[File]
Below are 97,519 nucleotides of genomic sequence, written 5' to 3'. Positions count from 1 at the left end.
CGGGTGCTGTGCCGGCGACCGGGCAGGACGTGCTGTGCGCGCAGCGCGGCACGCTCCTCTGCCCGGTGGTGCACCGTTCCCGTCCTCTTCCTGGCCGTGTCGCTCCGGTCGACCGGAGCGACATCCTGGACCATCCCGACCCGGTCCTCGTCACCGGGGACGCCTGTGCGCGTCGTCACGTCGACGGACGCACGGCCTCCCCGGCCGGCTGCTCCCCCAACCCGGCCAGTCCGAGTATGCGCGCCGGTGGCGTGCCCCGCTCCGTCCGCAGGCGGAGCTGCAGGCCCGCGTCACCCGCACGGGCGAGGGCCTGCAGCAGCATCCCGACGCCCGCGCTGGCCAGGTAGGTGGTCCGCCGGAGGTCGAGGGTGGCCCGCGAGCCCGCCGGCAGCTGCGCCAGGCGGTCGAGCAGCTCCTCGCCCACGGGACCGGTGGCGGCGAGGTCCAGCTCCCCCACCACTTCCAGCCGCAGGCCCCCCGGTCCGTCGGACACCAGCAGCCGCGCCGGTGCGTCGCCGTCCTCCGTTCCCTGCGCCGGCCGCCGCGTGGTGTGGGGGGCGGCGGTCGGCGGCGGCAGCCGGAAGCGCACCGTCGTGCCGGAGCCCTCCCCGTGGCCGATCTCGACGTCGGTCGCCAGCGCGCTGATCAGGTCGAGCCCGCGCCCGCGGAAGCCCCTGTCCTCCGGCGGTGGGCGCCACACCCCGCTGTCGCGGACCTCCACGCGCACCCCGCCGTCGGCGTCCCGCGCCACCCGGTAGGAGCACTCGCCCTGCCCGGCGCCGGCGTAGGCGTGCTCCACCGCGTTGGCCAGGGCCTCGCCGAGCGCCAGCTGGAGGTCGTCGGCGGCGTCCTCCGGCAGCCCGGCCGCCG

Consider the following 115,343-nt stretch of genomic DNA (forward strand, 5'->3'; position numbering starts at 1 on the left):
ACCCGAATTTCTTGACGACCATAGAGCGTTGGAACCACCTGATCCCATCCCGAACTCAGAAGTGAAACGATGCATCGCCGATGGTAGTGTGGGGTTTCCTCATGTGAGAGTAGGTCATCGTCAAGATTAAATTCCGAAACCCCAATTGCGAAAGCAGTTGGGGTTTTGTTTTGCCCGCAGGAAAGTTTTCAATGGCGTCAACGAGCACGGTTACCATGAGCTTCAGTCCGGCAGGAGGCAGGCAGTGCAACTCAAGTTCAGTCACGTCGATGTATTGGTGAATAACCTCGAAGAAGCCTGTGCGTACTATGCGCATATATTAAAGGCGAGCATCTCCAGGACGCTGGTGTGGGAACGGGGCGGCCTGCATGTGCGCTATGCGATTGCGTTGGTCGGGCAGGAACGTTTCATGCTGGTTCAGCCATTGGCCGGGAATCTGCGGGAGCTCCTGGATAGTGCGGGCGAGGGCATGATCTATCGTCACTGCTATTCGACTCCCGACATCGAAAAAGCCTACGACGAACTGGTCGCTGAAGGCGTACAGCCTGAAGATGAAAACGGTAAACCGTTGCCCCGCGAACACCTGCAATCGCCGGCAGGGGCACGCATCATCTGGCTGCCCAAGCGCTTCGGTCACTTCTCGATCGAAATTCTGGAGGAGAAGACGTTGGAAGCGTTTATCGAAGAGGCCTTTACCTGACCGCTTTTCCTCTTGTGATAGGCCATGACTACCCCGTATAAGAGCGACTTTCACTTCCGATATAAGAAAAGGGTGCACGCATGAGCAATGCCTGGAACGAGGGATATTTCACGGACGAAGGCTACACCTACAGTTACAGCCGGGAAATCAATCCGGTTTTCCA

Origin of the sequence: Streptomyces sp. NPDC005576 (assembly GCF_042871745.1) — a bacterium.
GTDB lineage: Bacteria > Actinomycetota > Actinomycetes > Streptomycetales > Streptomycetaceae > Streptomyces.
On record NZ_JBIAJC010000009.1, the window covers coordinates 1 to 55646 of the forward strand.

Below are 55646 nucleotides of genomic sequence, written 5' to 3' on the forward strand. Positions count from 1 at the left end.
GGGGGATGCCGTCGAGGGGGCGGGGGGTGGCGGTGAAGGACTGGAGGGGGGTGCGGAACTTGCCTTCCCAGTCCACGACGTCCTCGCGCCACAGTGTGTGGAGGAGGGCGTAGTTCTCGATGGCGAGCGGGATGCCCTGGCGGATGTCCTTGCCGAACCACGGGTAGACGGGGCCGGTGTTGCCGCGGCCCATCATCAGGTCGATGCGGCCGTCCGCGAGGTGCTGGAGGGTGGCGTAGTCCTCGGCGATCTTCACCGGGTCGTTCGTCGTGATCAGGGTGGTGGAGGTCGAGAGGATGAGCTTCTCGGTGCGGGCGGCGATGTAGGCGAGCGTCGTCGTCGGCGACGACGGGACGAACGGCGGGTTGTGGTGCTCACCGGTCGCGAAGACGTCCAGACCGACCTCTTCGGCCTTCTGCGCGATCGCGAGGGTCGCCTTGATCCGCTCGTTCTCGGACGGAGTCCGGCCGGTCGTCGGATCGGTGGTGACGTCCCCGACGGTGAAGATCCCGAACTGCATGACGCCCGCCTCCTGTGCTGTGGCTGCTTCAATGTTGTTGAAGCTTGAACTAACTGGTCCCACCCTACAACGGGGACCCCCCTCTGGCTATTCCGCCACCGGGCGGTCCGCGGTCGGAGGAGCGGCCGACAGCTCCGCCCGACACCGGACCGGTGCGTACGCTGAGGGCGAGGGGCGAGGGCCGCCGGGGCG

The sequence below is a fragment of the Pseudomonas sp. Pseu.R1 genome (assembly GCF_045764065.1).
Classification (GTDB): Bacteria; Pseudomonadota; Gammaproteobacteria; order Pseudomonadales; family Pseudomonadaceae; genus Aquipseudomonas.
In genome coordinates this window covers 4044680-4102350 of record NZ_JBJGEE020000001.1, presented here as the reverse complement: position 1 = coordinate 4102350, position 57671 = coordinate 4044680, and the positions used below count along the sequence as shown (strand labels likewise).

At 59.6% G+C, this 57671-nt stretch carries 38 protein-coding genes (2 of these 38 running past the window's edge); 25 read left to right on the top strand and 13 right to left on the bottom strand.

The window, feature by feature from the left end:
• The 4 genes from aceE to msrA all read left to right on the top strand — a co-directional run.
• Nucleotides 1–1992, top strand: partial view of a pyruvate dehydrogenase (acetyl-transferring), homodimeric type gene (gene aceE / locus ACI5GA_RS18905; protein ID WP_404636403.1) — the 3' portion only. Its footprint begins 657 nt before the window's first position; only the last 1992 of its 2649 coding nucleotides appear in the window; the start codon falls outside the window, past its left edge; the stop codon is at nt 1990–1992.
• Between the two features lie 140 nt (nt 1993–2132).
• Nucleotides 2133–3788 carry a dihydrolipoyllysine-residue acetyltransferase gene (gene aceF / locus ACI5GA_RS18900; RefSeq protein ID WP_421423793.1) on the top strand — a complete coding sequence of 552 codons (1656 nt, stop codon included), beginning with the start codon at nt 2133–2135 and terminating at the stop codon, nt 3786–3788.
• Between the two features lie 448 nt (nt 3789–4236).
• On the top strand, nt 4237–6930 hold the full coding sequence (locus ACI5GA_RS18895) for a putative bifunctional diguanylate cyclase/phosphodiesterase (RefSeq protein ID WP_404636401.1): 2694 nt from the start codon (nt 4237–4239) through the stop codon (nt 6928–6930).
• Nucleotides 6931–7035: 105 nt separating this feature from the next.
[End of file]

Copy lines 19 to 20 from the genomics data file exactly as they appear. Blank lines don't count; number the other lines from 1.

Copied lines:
• Between the two features lie 448 nt (nt 3789–4236).
• On the top strand, nt 4237–6930 hold the full coding sequence (locus ACI5GA_RS18895) for a putative bifunctional diguanylate cyclase/phosphodiesterase (RefSeq protein ID WP_404636401.1): 2694 nt from the start codon (nt 4237–4239) through the stop codon (nt 6928–6930).